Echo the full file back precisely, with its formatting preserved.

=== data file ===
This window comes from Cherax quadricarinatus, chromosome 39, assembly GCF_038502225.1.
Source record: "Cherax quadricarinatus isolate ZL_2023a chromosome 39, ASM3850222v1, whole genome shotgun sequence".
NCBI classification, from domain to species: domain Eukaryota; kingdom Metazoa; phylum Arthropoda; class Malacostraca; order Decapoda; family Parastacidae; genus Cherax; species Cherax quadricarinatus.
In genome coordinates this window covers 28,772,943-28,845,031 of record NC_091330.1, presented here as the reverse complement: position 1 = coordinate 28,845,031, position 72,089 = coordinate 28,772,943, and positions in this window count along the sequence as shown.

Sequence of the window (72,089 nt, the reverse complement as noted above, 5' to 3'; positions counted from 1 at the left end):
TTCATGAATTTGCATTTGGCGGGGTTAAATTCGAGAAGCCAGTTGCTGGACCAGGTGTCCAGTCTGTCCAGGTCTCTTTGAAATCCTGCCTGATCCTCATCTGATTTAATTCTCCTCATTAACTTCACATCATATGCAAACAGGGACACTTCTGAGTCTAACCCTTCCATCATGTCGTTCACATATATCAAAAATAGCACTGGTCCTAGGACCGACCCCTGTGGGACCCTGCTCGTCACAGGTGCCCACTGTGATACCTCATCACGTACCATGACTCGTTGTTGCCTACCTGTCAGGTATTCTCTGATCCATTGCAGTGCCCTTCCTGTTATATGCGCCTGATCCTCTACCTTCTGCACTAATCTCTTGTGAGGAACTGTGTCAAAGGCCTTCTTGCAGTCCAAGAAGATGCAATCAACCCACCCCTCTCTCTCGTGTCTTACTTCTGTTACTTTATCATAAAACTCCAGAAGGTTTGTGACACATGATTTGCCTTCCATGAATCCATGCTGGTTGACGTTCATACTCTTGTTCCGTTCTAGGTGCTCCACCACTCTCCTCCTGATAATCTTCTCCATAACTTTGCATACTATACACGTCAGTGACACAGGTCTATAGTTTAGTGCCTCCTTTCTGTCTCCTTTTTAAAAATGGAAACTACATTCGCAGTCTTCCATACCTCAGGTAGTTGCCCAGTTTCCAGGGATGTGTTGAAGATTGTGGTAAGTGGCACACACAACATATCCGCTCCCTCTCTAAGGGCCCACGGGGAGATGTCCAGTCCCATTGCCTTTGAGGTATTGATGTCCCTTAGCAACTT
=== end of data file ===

This window comes from Cherax quadricarinatus, chromosome 39, assembly GCF_038502225.1.
Source record: "Cherax quadricarinatus isolate ZL_2023a chromosome 39, ASM3850222v1, whole genome shotgun sequence".
NCBI classification, from domain to species: domain Eukaryota; kingdom Metazoa; phylum Arthropoda; class Malacostraca; order Decapoda; family Parastacidae; genus Cherax; species Cherax quadricarinatus.
In genome coordinates this window covers 28,772,943-28,845,031 of record NC_091330.1, presented here as the reverse complement: position 1 = coordinate 28,845,031, position 72,089 = coordinate 28,772,943, and positions in this window count along the sequence as shown.

Sequence of the window (72,089 nt, the reverse complement as noted above, 5' to 3'; positions counted from 1 at the left end):
TTCATGAATTTGCATTTGGCGGGGTTAAATTCGAGAAGCCAGTTGCTGGACCAGGTGTCCAGTCTGTCCAGGTCTCTTTGAAATCCTGCCTGATCCTCATCTGATTTAATTCTCCTCATTAACTTCACATCATATGCAAACAGGGACACTTCTGAGTCTAACCCTTCCATCATGTCGTTCACATATATCAAAAATAGCACTGGTCCTAGGACCGACCCCTGTGGGACCCTGCTCGTCACAGGTGCCCACTGTGATACCTCATCACGTACCATGACTCGTTGTTGCCTACCTGTCAGGTATTCTCTGATCCATTGCAGTGCCCTTCCTGTTATATGCGCCTGATCCTCTACCTTCTGCACTAATCTCTTGTGAGGAACTGTGTCAAAGGCCTTCTTGCAGTCCAAGAAGATGCAATCAACCCACCCCTCTCTCTCGTGTCTTACTTCTGTTACTTTATCATAAAACTCCAGAAGGTTTGTGACACATGATTTGCCTTCCATGAATCCATGCTGGTTGACGTTCATACTCTTGTTCCGTTCTAGGTGCTCCACCACTCTCCTCCTGATAATCTTCTCCATAACTTTGCATACTATACACGTCAGTGACACAGGTCTATAGTTTAGTGCCTCCTTTCTGTCTCCTTTTTAAAAATGGAAACTACATTCGCAGTCTTCCATACCTCAGGTAGTTGCCCAGTTTCCAGGGATGTGTTGAAGATTGTGGTAAGTGGCACACACAACATATCCGCTCCCTCTCTAAGGGCCCACGGGGAGATGTCCAGTCCCATTGCCTTTGAGGTATTGATGTCCCTTAGCAACTT